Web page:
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#1 ishkabible  Icon User is offline

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Why reading the standard can matter

Post icon  Posted 09 August 2013 - 08:33 AM

Today I saw a small quote from the C++ standard

section 12.2 part 3 of n3242 states the following

Quote

Temporary objects are destroyed as the last step in evaluating the full-expression (1.9) that (lexically) contains the point where they were created. This is true even if that evaluation ends in throwing an exception. The value computations and side effects of destroying a temporary object are associated only with the full-expression, not with any specific subexpression.


this says that the destructor of a temporary is to be called AFTER the WHOLE expression of a statement and NOT at the end of each subexpression. I assumed that the destructor was called at the end of each subexpression but rather it only happens after the whole thing is evaluated. This is curious because it makes some really strange expressions actually valid.

the following code is valid
std::string x = "hello, ", y = "world!";
const char* str;
str = (x + y).c_str(), std::cout << str;



however the following is not valid
std::string x = "hello, ", y = "world!";
const char* str;
str = (x + y).c_str(); 
std::cout << str;


the temporary string created by (x + y) is destroyed at the end of the expression "str = (x + y).c_str()" and as such the c string associated with it is invalidated as well.

to see this semantic difference more clearly you can put printing statements in the destructors of some class

struct foo {
  foo() {
    std::cout << "created a foo\n";
  }
  ~foo() {
    std::cout << "destroyed a foo\n";
  }
  foo make_temp() {
    return foo{};
  }
}

int main() {
  foo test;
  test.make_temp().make_temp().make_temp().make_temp();
}



you'll see that it prints out all the 'created' lines first and THEN all the 'destroyed' lines.

Now under normal usage patterns this probably doesn't effect you too much but it is one of those little things where the standard actually defines behavior that many people might not even be aware of. I always find it so fascinating that there is behavior in the language that I use everyday but I'm not even aware of or thought it worked a different way (as is this case). Even more so I am amazed at how I keep learning new things about C++; I've skimed the whole standard and even read in full some portions of it; I've used the language for almost 5 years and one of my primary hobbies is trying to do strange and unusual things with C++; all this and yet I keep finding nuggets of things I still don't know.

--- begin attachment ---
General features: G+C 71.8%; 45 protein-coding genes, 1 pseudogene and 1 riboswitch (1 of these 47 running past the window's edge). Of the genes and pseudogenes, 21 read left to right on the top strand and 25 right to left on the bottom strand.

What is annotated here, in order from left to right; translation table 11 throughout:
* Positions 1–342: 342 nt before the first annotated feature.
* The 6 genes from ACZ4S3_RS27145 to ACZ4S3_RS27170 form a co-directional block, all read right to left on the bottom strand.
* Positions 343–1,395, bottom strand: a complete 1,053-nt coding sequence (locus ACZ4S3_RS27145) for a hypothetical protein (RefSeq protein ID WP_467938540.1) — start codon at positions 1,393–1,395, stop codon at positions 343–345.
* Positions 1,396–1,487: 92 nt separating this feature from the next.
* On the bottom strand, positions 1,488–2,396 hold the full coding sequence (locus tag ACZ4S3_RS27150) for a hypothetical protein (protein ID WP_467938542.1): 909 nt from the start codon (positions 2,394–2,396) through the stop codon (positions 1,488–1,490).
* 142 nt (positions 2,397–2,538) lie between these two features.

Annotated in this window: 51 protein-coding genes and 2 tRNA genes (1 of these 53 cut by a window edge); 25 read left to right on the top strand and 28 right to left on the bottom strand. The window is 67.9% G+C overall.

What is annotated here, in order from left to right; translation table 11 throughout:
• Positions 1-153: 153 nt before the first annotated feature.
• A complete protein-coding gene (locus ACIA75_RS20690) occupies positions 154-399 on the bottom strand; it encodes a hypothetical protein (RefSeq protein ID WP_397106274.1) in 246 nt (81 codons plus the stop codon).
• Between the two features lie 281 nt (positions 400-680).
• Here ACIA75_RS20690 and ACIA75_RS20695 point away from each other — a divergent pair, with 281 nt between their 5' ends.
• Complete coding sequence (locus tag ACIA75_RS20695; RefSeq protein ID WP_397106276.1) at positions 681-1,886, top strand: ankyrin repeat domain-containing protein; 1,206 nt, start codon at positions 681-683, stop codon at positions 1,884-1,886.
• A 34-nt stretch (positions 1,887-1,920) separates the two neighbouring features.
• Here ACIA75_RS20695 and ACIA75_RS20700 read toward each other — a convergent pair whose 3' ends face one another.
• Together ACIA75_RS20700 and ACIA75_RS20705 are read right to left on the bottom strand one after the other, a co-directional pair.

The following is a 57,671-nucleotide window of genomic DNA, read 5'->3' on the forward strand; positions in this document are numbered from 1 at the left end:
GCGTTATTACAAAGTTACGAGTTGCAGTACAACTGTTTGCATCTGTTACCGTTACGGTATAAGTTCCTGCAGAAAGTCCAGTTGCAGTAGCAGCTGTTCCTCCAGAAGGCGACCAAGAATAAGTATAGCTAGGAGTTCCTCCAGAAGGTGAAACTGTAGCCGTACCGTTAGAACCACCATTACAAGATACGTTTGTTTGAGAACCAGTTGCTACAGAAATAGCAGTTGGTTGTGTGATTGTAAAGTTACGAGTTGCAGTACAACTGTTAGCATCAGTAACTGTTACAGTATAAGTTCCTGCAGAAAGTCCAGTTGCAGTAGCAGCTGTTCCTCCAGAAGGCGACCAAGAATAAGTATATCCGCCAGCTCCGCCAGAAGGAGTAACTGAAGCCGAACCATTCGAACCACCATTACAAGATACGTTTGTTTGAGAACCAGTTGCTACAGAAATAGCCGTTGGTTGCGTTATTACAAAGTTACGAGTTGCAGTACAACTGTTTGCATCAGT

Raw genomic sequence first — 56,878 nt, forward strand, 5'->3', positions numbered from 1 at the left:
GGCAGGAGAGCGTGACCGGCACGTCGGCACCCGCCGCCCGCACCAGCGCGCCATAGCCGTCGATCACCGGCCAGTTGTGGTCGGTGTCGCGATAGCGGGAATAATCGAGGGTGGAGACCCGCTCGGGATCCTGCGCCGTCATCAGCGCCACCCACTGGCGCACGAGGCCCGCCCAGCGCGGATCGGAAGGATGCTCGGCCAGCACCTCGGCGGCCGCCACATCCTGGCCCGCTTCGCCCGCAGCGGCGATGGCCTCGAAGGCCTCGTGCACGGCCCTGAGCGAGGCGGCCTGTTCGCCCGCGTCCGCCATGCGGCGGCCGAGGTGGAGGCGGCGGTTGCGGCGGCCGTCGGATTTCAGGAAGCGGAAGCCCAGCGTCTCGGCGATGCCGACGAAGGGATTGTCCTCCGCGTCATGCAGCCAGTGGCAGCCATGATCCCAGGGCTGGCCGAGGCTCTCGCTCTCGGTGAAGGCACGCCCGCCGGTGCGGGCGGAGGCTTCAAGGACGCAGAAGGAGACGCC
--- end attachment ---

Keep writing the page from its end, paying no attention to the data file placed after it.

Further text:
Have you ever come across some niche behavior that you either ended up using or were surprised to find out about? What does it say about C++'s complexity that I, and others perhaps, keep on finding things that we were previously unaware of? Is C++ too complex or is it a tribute to its design that I can use these features and not worry too much about the details (i.e. I can operate at a higher level than worrying about petty details like order of destruction)?

edit:
note that there are also 2 exceptions to the rule above

Quote

There are two contexts in which temporaries are destroyed at a different point than the end of the full-
expression. The first context is when a default constructor is called to initialize an element of an array. If
the constructor has one or more default arguments, the destruction of every temporary created in a default
argument is sequenced before the construction of the next array element, if any.

The second context is when a reference is bound to a temporary. The temporary to which the reference is
bound or the temporary that is the complete object of a subobject to which the reference is bound persists


the second one is pretty interesting however as it means the following will work
#include <iostream>
#include <string>

struct foo {
  foo() {
    std::cout << "created a foo\n";
  }
  ~foo() {
    std::cout << "destroyed a foo\n";
  }
  foo make_temp() {
    return foo{};
  }
};

int main() {
  foo test;
  foo&& rtest = test.make_temp();
}



likewise the following is actually defined behavior.
std::string a = "hello, ", b = "world!";
std::string&& str = a + b;
std::cout << str;



the temporary that was created by "a + b" persists becuase it was bound the the rvalue reference 'str' and thus its scope is the same as that of the reference it is bound to. theoretically this rule should also apply to lvalue references as well but I'm not sure how you would bind a temporary to an lvalue reference.

This post has been edited by ishkabible: 09 August 2013 - 08:56 AM


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Replies To: Why reading the standard can matter

#2 ishkabible  Icon User is offline

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Re: Why reading the standard can matter

Posted 09 August 2013 - 10:24 AM